Here’s an interesting origin story, one you might think you know with Tales of Suspense 39, the first appearance of Iron Man, or do you? This origin story is altogether different from most other superheroes. Then again, Tony Stark, similar to Batman, isn't your ordinary superhero as he doesn’t possess any physical super-powers. He uses gadgets and his brain to beat the bad guys. Also similar to Bruce Wayne’s alter ego Batman, Tony Stark is a billionaire playboy. It’s said, Kirby came up with this character based off the larger than life Howard Hughes, who at the time had similar attributes, a genius and a billionaire playboy.
With the creation of Iron Man you have two co-creator artists, both Don Heck credited for the first appearance story art from Tales of Suspense #39, and as usual of the era, we have Jack Kirby who did the cover art as well as the suit design. What's unusual in the case of Iron Man, at the dawn of the Marvel Age of comics, Jack Kirby generally does the first appearance origins, such as Hulk, Thor, and shortly after reintroduces Captain America, etc. The only other large character we don't see Kirby handle the origin is Spider-Man, though if you read our "Beginnings of Spider-Man" article, that's debatable. Similarly to Spider-Man, and already mentioned above, Kirby does the cover art to Iron Man's first appearance, but not the interior art. So what gives?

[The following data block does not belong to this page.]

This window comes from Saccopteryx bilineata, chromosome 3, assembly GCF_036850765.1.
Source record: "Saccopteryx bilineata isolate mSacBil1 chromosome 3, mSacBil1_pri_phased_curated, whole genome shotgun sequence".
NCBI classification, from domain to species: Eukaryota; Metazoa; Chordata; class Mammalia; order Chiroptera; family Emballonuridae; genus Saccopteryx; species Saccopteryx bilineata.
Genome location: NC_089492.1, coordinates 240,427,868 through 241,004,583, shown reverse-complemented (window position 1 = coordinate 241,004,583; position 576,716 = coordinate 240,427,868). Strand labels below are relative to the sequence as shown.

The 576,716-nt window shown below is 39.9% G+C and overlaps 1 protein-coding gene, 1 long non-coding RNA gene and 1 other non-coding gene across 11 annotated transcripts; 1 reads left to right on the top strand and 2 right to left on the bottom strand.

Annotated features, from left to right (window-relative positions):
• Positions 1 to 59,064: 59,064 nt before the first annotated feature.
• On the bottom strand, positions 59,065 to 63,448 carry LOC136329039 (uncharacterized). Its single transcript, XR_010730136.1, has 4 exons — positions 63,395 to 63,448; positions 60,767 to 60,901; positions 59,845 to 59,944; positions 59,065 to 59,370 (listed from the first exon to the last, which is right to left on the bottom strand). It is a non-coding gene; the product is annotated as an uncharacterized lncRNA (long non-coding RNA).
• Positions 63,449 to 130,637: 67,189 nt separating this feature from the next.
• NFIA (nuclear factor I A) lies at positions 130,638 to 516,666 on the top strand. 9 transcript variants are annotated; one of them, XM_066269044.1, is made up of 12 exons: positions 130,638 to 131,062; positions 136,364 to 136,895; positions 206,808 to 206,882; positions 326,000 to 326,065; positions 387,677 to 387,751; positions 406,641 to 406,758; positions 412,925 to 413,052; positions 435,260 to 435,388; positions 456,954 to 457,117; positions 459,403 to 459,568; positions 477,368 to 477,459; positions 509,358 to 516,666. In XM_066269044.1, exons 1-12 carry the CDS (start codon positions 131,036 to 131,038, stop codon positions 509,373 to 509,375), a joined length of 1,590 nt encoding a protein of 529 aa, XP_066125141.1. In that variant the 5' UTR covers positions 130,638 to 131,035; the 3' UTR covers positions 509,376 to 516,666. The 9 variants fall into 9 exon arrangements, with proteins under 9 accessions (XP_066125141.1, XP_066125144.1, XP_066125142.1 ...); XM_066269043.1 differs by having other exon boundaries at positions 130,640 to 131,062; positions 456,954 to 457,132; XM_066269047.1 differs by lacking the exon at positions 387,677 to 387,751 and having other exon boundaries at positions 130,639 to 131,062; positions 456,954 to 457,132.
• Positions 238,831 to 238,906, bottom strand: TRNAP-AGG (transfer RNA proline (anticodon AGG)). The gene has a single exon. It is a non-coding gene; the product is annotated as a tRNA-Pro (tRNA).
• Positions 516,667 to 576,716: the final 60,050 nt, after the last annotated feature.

We all know the story to issue #39, which was retold similarly in the MCU; But in the original story it’s not focused on current events of today with a Middle East terrorist group, but instead a Viet-Cong dictator. The rest of the story is closely similar… Stark is kidnapped, he builds the suit with Dr. Yinsen in a cave, who is later murdered by the dictator, Stark finishes the suit, becoming Iron Man, escapes the cave and avenges Yonsen’s death, brutally killing the dictator Wong-Chu. Sounds about right?
Well what if I was to tell you there may be more to the story? Except it’s not this story at all I’m referring to. It’s actually a different story that begins in the following issue #40 by Jack Kirby.
This time, in a 6 page story it begins with a new introduction to Tony Stark, seen as a brilliant scientist, a “ladies man” and Iron Man. This time Stark right away mentions his iron chest and the need to charge it to keep his heart ticking, but oddly enough there’s no origin recap, no mention of being kidnapped, or the cave, or avenging Yinsen, seeming like an altogether different story. Was this Kirby’s initial origin story of Iron Man made to fit in issue #40? Was this story too scientific and not enough pizazz for Stan Lee to run with as Iron Man’s first origin story? Here’s what may have taken place at the time…
Kirby, Lee, and possibly with Heck present, pitch the layout and plot we see in issue #40 as #39. Lee doesn’t feel it’s a “Big” enough story, so he has Kirby do another layout, this time the more heroic over the top version with Stark kidnapped and trapped in a cave by a Viet-Cong dictator. Heck takes Kirby’s layouts and does the art for issue #39, While Kirby does the cover, which sounds similar to what may have happened with Spider-man and Ditko with Lee, but that’s for another story. Then Lee goes with the grandiose story with Heck interior art for issue #39, and tells Kirby he can still incorporate his story in #40 without contradicting #39 to seem cohesive.